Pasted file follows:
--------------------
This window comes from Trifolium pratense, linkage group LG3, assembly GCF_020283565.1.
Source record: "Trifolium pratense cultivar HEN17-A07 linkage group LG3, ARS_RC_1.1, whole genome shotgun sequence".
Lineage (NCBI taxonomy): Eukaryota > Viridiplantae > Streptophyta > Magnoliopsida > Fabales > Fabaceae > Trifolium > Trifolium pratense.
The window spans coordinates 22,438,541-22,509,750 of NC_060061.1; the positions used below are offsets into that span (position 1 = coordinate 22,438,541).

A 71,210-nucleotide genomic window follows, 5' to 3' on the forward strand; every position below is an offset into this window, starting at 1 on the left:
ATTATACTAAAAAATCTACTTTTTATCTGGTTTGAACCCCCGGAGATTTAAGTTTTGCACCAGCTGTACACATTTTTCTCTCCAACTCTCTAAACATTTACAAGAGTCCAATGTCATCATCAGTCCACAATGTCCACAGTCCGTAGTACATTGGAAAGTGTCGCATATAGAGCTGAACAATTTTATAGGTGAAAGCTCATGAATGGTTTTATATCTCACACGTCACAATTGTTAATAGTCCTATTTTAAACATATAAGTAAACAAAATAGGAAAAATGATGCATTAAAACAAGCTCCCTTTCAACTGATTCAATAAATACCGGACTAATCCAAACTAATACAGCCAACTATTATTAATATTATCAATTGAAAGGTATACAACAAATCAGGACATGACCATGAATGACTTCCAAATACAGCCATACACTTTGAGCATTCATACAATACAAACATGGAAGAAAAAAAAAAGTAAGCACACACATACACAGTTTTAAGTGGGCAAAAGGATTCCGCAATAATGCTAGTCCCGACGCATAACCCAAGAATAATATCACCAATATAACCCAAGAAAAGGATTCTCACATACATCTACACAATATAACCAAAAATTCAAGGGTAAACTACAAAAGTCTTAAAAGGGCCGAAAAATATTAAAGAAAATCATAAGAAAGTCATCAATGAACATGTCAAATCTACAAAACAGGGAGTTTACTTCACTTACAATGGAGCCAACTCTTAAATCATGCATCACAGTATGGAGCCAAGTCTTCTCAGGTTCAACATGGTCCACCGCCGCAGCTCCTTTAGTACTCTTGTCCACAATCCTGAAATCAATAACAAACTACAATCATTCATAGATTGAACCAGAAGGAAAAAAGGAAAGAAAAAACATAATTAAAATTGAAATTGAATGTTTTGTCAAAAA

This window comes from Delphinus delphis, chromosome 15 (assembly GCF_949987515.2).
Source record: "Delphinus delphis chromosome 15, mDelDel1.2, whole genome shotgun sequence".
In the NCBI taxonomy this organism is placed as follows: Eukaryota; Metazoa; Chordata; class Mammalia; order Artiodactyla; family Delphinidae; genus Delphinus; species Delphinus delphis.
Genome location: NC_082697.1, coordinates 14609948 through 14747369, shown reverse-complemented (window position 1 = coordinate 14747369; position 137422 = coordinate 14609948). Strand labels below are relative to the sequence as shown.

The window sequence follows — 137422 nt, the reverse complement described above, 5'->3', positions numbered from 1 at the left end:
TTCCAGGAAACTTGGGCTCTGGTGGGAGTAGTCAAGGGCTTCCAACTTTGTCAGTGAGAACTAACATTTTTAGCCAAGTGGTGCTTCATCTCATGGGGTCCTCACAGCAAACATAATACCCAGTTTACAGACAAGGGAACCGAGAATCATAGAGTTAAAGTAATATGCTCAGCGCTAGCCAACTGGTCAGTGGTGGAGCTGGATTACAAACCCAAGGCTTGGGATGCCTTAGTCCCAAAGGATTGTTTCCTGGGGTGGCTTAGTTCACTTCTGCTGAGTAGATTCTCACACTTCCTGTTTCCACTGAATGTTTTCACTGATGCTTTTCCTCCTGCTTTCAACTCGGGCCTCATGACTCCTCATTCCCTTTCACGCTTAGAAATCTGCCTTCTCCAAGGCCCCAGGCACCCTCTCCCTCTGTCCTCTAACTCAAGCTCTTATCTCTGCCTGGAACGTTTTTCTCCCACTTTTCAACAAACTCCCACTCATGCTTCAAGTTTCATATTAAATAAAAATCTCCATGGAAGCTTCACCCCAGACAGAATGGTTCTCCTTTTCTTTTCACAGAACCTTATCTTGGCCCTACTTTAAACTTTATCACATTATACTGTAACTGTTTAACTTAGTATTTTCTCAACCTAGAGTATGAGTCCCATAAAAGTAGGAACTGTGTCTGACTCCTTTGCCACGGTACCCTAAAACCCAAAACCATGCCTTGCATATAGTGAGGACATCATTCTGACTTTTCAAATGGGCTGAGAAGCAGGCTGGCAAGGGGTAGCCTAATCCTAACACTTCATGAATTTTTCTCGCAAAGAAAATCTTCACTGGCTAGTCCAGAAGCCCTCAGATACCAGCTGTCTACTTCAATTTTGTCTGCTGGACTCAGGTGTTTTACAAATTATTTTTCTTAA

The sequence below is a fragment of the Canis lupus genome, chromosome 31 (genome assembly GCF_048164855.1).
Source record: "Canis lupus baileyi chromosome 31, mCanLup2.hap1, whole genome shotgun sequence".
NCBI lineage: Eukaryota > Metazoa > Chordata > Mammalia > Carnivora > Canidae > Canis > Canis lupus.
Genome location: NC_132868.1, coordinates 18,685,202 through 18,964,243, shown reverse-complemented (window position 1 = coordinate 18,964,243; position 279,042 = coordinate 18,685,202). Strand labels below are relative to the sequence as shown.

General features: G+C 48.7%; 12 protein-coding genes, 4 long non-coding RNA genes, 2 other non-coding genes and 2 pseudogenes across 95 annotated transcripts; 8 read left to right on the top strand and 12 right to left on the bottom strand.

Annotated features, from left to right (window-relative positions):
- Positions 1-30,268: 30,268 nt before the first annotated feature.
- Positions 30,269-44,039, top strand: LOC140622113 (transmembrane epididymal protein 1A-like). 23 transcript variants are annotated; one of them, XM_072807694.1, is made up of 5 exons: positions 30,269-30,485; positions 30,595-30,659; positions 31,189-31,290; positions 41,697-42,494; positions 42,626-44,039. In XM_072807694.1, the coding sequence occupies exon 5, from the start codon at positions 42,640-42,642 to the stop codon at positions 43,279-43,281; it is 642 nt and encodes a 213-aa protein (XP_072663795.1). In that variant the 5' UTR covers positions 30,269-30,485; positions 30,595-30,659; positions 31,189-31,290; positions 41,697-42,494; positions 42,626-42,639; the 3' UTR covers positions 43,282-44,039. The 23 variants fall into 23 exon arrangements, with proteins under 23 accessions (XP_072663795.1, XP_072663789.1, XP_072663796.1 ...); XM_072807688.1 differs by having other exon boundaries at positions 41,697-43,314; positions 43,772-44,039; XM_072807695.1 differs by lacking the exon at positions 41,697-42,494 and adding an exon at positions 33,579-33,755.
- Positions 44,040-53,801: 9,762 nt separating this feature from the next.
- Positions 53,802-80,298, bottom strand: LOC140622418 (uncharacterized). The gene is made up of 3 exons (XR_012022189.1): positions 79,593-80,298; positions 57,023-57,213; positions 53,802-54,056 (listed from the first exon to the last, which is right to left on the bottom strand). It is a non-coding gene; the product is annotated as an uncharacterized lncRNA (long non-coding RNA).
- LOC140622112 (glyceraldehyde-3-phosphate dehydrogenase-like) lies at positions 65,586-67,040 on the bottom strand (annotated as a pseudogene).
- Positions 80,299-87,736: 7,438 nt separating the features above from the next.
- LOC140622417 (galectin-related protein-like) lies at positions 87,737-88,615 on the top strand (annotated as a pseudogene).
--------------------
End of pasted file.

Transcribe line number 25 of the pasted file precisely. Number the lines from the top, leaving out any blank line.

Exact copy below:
- LOC140622417 (galectin-related protein-like) lies at positions 87,737-88,615 on the top strand (annotated as a pseudogene).